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Home >> News & Events >> How to Estimate Building Materials
How to Estimate Building Materials

Author:EPA  From:  Date:1/6/2014

Construction and demolition (C&D) materials are generated when new structures are built and when existing structures are renovated or demolished (including deconstruction activities).Structures include all residential and nonresidential buildings, as well as public works projects,such as streets and highways, bridges, utility plants, piers, and dams. While definitions on what constitutes C&D materials vary from state to state, C&D materials measured by various parties can include land clearing debris, the vegetation that is removed when a new site is developed.Typical components of C&D materials are shown in Table 1-1.

 

Table 1-1. Typical components of C&D Materials

Material

Components Content Examples

 

Wood Forming and framing lumber, stumps/trees, engineered wood Drywall Sheetrock (wallboard) Metals Pipes, rebar, flashing, wiring, framing Plastics Vinyl siding, doors, windows, flooring, pipes, packaging Roofing Asphalt, wood, slate, and tile shingles, roofing felt Masonry Cinder blocks, brick, masonry cement

Glass Windows, mirrors, lights Miscellaneous Carpeting, fixtures, insulation, ceramic tile Cardboard From newly installed items such as appliances and tile

Concrete Foundations, driveways, sidewalks, floors, road surfaces (all

concrete containing portland cement)

 

Asphalt pavement Sidewalks and road structures made with asphalt binder

The U.S. Environmental Protection Agency (EPA) has targeted C&D materials for reduction, reuse, and recovery as part of its Resource Conservation Challenge (RCC). The RCC is a national effort to conserve natural resources and energy by managing materials more efficiently. The goals of the RCC are to prevent pollution and promote reuse and recycling, reduce priority and toxic chemicals in products and waste, and conserve energy and materials. The RCC has identified four national focus areas:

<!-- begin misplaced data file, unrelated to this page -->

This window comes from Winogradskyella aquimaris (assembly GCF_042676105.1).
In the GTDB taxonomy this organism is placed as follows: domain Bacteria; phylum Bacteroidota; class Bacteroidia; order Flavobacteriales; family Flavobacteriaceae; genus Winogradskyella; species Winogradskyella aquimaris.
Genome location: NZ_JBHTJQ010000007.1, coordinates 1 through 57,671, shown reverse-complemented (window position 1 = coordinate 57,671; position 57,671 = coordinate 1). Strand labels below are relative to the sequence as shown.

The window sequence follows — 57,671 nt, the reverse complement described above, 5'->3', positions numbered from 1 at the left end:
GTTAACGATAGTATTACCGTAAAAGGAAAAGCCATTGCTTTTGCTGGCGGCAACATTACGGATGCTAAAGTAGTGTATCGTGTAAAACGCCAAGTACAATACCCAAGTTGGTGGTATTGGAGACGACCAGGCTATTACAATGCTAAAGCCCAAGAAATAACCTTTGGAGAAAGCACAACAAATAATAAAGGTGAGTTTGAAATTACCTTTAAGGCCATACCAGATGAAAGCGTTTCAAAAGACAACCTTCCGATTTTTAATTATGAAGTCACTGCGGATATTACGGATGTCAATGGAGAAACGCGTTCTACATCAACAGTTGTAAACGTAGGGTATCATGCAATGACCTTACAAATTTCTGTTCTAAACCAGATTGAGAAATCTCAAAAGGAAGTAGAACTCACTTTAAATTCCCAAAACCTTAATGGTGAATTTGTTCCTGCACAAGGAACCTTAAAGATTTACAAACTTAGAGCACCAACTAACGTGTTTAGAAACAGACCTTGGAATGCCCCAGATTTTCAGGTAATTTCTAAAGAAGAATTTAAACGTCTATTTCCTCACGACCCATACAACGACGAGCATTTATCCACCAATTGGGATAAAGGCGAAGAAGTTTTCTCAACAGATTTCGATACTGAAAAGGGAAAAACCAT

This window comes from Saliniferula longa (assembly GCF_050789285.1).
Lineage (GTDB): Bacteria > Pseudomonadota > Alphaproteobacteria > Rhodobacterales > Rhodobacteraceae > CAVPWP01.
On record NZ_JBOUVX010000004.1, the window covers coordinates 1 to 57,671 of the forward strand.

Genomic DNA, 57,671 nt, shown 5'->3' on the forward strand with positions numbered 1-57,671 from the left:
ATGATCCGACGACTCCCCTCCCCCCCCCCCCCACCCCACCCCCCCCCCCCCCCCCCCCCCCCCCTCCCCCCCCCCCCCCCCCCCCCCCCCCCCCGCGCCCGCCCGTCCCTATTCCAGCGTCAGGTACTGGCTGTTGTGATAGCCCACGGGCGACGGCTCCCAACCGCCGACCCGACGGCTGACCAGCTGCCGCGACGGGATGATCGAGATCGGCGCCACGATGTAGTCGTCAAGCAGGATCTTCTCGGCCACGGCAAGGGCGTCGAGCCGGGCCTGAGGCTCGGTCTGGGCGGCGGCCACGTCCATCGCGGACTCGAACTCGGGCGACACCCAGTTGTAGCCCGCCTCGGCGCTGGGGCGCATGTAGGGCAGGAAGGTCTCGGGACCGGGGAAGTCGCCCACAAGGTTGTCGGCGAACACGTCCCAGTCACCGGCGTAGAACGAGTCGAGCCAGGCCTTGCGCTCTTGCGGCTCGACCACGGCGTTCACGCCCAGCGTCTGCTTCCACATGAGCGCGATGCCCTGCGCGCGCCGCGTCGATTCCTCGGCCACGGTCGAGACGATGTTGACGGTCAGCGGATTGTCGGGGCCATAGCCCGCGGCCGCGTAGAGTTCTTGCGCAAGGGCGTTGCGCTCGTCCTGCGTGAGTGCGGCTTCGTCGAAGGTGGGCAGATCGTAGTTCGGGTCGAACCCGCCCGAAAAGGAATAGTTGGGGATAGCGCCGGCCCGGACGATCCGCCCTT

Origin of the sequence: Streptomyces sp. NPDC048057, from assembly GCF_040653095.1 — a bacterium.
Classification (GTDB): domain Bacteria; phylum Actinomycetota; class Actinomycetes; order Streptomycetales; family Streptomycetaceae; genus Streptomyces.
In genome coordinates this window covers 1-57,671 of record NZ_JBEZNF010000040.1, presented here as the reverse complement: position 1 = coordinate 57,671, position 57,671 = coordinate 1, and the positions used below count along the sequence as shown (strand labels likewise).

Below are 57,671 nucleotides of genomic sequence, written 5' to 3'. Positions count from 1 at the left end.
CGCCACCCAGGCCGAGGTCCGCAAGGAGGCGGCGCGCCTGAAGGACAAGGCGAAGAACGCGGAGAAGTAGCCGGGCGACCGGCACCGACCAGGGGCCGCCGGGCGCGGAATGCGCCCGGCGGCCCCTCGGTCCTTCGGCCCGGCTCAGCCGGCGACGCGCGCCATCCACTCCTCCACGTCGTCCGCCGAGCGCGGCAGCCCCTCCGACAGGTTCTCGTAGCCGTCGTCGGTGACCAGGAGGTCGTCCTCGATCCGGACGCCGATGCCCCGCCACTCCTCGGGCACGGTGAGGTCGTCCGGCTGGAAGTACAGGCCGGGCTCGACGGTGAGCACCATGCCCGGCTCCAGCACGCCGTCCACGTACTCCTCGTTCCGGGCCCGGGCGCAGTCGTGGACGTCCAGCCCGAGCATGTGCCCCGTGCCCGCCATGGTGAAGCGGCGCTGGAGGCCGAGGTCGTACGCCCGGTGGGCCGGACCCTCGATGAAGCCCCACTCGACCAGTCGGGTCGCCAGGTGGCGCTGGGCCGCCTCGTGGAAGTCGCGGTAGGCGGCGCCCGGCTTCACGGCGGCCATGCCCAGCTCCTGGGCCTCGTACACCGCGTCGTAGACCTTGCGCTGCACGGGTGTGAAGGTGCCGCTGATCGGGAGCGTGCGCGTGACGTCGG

Municipal solid waste recycling Industrial materials recycling, specifically:

o C&D materials reduction, reuse, and recycling

o Coal combustion products

o Foundry sands

Green Initiatives: Green Building and Electronics Priority and toxic chemical reductions1 With respect to C&D materials, EPA has undertaken the following activities in an effort to increase the amount of C&D materials reduced, reused, or recycled: Conduct outreach and education with industry and public-sector partners; and

􀂃 Recognize those with successful reuse or recycling programs; and

􀂃 Participate in green efforts, such as green building programs and green highway programs.

 

1 More information about the RCC can be found at www.epa.gov/rcc.

 

1 Furthermore, the recently-issued Executive Order 13423 requires all federal construction,renovation, and demolition projects to achieve a 50% recycling rate where markets or on-site recycling opportunities exist. EPA is committed to helping achieve that recycling rate. One of the important tasks for EPA under the RCC is to track the progress of C&D materials recovery by estimating the amount that is generated and recovered.

 

The purpose of this study is to determine the amount of building-related C&D materials generated and recovered in the U.S. during 2003, updating the findings of the 1998 EPA report

 

Characterization of Building-Related Construction and Demolition Debris in the United States

 

(EPA 530-R-98-010). Limited information is available on the amount of C&D materials generated and managed in the U.S. The methodology used in this report to estimate the amount of building-related C&D materials generated and recovered in the U.S. during 2003 is based on national statistical data and typical waste generation during building construction, renovation, demolition, or maintenance activities. The recovery estimate relies on 2003 data reported by state environmental agencies.Finally, we would note that accurate measurements of C&D generation and recovery are critical in order to measure progress toward achieving increased C&D materials reuse and recycling. However, efforts to improve C&D measurement are currently hampered by a general lack of data. Thus, it should be recognized that the C&D materials estimates presented to date,

including those in this report, have some level of uncertainty, and the results should be viewed in that light. Nevertheless, we believe that the estimates contained in this report reflect and are based on the best data that are currently available.

 

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